Skip to main content Skip to search Skip to search

Reference Dictionaries

Kangiryuarmiut Inuinnaqtun

Uqauhiitaa Numiktitirutait Dictionary

by (author) Emily Kudlak & Richard Compton

Nunavut Arctic College
Initial publish date
Sep 2023
Dictionaries, Multi-Language Dictionaries, Indigenous Studies, Native American Languages, General
  • Paperback / softback

    Publish Date
    Sep 2018
    List Price
  • eBook

    Publish Date
    Sep 2023
    List Price

Classroom Resources

Where to buy it


The product of intensive, highly detailed work, this dictionary is more than a language document. It is a unique window into the Inuinnait culture and way of life. Kangiryuarmiut Inuinnaqtun Uqauhiitaa Numiktitirutait—Kangiryuarmiut Inuinnaqtun Dictionary details the Kangiryuarmiut dialect of Inuinnaqtun, as spoken in the community of Ulukhaktok in the Inuvialuit Region of Canada’s Northwest Territories. Very similar dialects of Inuinnaqtun are spoken in Qurluqtuq (Kugluktuk) and Iqaluktuuttiaq (Cambridge Bay) in Nunavut. This is the most comprehensive dictionary of any Western Canadian dialect of the Inuit language. It contains over 5,000 Inuinnaqtun entries and subentries with their translations, over 3,000 example sentences, and a large inventory of suffixes. The introduction includes a brief overview of Inuinnaqtun, its sound system, orthography, and major word classes. Main entries include both related subentries and examples. Suffix entries include information about lexical categories, inflection, the different forms a suffix may take, and examples of how each suffix is used.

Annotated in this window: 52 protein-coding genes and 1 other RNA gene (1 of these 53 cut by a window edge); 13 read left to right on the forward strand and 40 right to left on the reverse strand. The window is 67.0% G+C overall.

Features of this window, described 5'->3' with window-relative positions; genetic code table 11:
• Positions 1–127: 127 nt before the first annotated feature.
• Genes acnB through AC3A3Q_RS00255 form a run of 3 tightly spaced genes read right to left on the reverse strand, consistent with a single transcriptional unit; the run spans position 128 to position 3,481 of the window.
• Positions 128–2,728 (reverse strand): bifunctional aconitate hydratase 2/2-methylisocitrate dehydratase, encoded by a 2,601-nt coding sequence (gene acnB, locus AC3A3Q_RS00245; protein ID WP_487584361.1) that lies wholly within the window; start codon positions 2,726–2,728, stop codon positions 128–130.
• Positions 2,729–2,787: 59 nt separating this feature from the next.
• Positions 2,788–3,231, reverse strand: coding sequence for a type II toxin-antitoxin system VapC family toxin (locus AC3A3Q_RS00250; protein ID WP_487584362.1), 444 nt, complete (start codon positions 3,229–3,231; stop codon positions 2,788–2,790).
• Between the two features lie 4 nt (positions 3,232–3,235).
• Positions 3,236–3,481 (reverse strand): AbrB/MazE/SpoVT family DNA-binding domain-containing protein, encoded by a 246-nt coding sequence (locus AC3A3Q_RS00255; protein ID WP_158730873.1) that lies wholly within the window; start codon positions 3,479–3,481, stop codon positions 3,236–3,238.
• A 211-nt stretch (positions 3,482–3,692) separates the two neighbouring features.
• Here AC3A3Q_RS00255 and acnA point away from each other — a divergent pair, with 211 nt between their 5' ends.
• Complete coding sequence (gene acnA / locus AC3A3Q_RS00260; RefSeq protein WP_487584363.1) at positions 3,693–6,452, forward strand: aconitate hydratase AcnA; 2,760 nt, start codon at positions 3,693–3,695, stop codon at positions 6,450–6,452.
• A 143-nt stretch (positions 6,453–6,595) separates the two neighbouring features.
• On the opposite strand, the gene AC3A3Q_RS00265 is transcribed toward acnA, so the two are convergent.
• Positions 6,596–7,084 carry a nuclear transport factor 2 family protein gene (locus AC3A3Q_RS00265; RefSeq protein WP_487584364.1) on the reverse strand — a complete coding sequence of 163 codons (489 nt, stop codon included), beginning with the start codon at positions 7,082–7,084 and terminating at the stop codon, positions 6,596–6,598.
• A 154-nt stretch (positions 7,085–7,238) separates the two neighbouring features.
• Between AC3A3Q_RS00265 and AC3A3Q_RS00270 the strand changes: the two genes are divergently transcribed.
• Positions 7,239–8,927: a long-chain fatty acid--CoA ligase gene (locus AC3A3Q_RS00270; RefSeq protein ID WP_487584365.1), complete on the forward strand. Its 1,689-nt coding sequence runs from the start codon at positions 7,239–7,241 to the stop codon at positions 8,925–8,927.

About the authors

Emily Kudlak is an Inuvialuk and a Kangiryuarmiut Inuinnaqtun speaker from the community of Ulukhaktok, in the Inuvialuit Settlement Region of the Northwest Territories, Canada. Emily is currently the Elder Coordinator and the Skills Instructor at Helen Kalvak Elihakvik School, assisting in promoting and teaching the language.

Emily Kudlak's profile page

Richard Compton is an Associate Professor at the Université du Québec à Montréal (UQAM) in Quebec, Canada. He earned his PhD in Linguistics at the University of Toronto in 2012. Richard’s research examines the syntax and morphology of the Inuit language, including such topics as lexical categories, verb agreement, and complex word formation.


Richard Compton's profile page